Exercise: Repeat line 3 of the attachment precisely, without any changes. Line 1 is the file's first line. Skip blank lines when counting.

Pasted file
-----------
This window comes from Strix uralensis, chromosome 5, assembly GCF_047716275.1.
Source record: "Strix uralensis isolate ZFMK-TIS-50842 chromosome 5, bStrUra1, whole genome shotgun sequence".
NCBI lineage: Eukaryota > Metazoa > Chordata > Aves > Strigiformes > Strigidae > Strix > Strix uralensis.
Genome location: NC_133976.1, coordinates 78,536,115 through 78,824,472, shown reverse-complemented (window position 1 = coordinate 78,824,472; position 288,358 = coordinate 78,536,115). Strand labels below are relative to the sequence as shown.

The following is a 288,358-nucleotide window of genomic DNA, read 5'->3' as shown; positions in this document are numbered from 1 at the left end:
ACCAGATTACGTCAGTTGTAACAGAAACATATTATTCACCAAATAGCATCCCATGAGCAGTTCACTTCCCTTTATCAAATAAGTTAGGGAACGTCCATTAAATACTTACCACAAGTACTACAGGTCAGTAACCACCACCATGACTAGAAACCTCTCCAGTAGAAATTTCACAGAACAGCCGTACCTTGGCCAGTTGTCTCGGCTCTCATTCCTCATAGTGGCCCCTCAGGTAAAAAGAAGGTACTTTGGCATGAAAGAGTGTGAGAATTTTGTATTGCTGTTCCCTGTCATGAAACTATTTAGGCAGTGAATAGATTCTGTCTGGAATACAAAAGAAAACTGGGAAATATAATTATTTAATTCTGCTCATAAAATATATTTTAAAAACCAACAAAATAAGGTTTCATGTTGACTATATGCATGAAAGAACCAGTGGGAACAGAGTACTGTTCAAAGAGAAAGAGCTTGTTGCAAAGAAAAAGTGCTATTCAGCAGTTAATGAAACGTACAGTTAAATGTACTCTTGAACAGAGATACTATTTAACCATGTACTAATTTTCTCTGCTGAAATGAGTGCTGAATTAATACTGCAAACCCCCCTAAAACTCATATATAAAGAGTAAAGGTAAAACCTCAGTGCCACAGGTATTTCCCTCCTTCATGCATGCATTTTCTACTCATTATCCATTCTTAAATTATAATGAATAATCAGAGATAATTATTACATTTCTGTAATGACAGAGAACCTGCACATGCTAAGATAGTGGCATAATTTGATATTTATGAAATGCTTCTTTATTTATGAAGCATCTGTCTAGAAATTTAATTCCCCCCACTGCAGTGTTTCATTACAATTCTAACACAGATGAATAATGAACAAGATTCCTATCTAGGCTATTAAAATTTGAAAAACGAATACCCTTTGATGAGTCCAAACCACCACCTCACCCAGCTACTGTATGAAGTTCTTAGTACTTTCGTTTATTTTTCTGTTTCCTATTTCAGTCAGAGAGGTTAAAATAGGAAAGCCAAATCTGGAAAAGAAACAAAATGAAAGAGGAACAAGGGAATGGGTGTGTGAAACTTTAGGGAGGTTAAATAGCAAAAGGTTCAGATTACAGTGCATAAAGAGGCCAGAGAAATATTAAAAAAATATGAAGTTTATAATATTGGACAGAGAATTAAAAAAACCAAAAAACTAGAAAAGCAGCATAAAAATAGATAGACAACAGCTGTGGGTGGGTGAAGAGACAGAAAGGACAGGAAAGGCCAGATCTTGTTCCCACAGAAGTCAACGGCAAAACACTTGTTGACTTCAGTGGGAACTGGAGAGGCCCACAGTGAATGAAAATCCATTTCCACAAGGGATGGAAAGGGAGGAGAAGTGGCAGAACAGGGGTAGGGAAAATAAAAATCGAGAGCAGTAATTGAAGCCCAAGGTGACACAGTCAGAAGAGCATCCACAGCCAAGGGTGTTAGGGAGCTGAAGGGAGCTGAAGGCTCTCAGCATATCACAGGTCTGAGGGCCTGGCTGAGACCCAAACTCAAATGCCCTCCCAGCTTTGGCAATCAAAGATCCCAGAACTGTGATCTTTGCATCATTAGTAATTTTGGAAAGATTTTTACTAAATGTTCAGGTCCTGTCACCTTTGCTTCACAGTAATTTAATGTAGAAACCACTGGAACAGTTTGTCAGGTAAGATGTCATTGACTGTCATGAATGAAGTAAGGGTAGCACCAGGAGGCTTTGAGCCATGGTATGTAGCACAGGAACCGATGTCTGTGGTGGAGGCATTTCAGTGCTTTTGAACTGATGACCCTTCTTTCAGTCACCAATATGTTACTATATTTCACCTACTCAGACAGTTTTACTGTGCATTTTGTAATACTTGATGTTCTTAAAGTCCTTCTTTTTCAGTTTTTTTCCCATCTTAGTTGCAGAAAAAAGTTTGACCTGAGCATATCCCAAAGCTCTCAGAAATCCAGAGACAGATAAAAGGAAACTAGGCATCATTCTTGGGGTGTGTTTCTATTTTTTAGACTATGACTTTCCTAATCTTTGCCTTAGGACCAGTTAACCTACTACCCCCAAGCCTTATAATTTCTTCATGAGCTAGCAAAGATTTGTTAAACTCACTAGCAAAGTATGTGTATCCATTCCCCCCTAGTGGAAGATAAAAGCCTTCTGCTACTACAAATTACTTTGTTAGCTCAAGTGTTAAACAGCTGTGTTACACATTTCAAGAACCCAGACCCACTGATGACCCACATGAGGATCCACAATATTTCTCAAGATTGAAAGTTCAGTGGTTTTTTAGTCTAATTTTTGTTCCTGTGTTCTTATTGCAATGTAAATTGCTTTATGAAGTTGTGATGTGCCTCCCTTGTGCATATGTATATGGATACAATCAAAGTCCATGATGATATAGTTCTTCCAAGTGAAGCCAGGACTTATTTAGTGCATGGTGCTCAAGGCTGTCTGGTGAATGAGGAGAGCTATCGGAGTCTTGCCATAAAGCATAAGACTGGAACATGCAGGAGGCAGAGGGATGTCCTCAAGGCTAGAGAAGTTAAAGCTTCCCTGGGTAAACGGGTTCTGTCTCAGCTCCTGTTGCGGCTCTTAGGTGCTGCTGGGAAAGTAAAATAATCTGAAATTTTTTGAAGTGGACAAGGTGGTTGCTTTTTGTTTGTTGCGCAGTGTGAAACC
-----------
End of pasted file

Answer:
NCBI lineage: Eukaryota > Metazoa > Chordata > Aves > Strigiformes > Strigidae > Strix > Strix uralensis.